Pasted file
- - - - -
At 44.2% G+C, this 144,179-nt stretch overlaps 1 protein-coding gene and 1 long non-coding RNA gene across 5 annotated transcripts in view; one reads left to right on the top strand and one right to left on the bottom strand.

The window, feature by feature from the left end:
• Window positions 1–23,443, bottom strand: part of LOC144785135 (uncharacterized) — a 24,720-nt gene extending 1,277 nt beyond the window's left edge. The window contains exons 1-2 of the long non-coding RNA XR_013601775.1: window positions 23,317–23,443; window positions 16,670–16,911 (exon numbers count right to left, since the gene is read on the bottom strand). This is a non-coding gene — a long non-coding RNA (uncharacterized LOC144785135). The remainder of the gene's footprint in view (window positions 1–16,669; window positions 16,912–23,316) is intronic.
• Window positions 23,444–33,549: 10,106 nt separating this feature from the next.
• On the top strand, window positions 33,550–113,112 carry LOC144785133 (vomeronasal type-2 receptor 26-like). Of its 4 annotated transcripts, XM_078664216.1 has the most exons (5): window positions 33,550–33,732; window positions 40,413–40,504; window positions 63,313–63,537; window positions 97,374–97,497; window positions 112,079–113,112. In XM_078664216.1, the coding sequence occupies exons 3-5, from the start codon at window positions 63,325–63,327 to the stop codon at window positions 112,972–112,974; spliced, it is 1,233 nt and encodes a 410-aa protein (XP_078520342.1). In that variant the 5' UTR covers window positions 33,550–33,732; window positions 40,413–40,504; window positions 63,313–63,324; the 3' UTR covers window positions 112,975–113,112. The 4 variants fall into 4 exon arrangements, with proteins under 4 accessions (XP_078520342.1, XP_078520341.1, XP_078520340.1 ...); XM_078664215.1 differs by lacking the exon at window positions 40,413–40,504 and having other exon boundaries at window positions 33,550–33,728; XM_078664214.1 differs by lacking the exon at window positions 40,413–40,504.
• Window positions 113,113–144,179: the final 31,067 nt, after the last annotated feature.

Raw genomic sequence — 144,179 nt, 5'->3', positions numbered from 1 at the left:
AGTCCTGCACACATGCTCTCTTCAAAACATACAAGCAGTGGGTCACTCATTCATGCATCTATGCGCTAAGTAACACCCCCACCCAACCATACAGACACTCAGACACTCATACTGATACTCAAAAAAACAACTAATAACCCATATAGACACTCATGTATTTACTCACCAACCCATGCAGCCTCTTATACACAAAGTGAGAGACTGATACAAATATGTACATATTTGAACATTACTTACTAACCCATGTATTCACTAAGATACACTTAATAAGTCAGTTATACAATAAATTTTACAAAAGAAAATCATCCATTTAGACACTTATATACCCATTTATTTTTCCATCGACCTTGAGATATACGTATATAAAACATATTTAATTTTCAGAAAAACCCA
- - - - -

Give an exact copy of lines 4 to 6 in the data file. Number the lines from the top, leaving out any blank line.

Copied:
• Window positions 23,444–33,549: 10,106 nt separating this feature from the next.
• On the top strand, window positions 33,550–113,112 carry LOC144785133 (vomeronasal type-2 receptor 26-like). Of its 4 annotated transcripts, XM_078664216.1 has the most exons (5): window positions 33,550–33,732; window positions 40,413–40,504; window positions 63,313–63,537; window positions 97,374–97,497; window positions 112,079–113,112. In XM_078664216.1, the coding sequence occupies exons 3-5, from the start codon at window positions 63,325–63,327 to the stop codon at window positions 112,972–112,974; spliced, it is 1,233 nt and encodes a 410-aa protein (XP_078520342.1). In that variant the 5' UTR covers window positions 33,550–33,732; window positions 40,413–40,504; window positions 63,313–63,324; the 3' UTR covers window positions 112,975–113,112. The 4 variants fall into 4 exon arrangements, with proteins under 4 accessions (XP_078520342.1, XP_078520341.1, XP_078520340.1 ...); XM_078664215.1 differs by lacking the exon at window positions 40,413–40,504 and having other exon boundaries at window positions 33,550–33,728; XM_078664214.1 differs by lacking the exon at window positions 40,413–40,504.
• Window positions 113,113–144,179: the final 31,067 nt, after the last annotated feature.